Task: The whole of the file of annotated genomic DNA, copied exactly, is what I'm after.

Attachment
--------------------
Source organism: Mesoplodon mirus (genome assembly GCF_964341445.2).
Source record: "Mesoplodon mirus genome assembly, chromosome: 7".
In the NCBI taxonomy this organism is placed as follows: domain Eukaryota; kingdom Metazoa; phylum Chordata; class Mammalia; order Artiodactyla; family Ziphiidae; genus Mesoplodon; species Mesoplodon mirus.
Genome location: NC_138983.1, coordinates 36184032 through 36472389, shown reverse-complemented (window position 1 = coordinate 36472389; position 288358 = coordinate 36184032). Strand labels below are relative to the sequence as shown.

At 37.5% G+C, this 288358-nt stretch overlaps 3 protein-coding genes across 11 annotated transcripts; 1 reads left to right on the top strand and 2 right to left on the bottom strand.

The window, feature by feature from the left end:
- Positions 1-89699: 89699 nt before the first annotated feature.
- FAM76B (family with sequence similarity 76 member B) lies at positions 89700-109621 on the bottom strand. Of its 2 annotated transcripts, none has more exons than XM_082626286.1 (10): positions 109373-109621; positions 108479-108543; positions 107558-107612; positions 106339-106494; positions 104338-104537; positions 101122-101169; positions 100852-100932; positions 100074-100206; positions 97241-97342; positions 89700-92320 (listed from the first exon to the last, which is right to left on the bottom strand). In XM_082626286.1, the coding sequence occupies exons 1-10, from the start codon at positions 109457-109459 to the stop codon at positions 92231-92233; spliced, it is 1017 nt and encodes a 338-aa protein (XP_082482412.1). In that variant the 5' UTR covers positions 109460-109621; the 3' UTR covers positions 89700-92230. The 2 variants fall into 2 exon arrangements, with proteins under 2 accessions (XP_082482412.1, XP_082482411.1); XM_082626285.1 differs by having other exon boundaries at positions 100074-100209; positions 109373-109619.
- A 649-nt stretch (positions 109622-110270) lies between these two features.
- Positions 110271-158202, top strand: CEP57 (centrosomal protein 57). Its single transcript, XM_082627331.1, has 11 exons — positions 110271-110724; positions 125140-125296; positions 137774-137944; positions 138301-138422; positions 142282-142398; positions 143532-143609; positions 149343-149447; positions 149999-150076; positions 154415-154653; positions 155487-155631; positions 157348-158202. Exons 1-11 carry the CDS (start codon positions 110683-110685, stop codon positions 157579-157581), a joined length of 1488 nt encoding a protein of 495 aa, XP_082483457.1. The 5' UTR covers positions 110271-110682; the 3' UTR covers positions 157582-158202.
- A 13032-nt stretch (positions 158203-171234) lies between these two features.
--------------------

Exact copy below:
Source organism: Mesoplodon mirus (genome assembly GCF_964341445.2).
Source record: "Mesoplodon mirus genome assembly, chromosome: 7".
In the NCBI taxonomy this organism is placed as follows: domain Eukaryota; kingdom Metazoa; phylum Chordata; class Mammalia; order Artiodactyla; family Ziphiidae; genus Mesoplodon; species Mesoplodon mirus.
Genome location: NC_138983.1, coordinates 36184032 through 36472389, shown reverse-complemented (window position 1 = coordinate 36472389; position 288358 = coordinate 36184032). Strand labels below are relative to the sequence as shown.

At 37.5% G+C, this 288358-nt stretch overlaps 3 protein-coding genes across 11 annotated transcripts; 1 reads left to right on the top strand and 2 right to left on the bottom strand.

The window, feature by feature from the left end:
- Positions 1-89699: 89699 nt before the first annotated feature.
- FAM76B (family with sequence similarity 76 member B) lies at positions 89700-109621 on the bottom strand. Of its 2 annotated transcripts, none has more exons than XM_082626286.1 (10): positions 109373-109621; positions 108479-108543; positions 107558-107612; positions 106339-106494; positions 104338-104537; positions 101122-101169; positions 100852-100932; positions 100074-100206; positions 97241-97342; positions 89700-92320 (listed from the first exon to the last, which is right to left on the bottom strand). In XM_082626286.1, the coding sequence occupies exons 1-10, from the start codon at positions 109457-109459 to the stop codon at positions 92231-92233; spliced, it is 1017 nt and encodes a 338-aa protein (XP_082482412.1). In that variant the 5' UTR covers positions 109460-109621; the 3' UTR covers positions 89700-92230. The 2 variants fall into 2 exon arrangements, with proteins under 2 accessions (XP_082482412.1, XP_082482411.1); XM_082626285.1 differs by having other exon boundaries at positions 100074-100209; positions 109373-109619.
- A 649-nt stretch (positions 109622-110270) lies between these two features.
- Positions 110271-158202, top strand: CEP57 (centrosomal protein 57). Its single transcript, XM_082627331.1, has 11 exons — positions 110271-110724; positions 125140-125296; positions 137774-137944; positions 138301-138422; positions 142282-142398; positions 143532-143609; positions 149343-149447; positions 149999-150076; positions 154415-154653; positions 155487-155631; positions 157348-158202. Exons 1-11 carry the CDS (start codon positions 110683-110685, stop codon positions 157579-157581), a joined length of 1488 nt encoding a protein of 495 aa, XP_082483457.1. The 5' UTR covers positions 110271-110682; the 3' UTR covers positions 157582-158202.
- A 13032-nt stretch (positions 158203-171234) lies between these two features.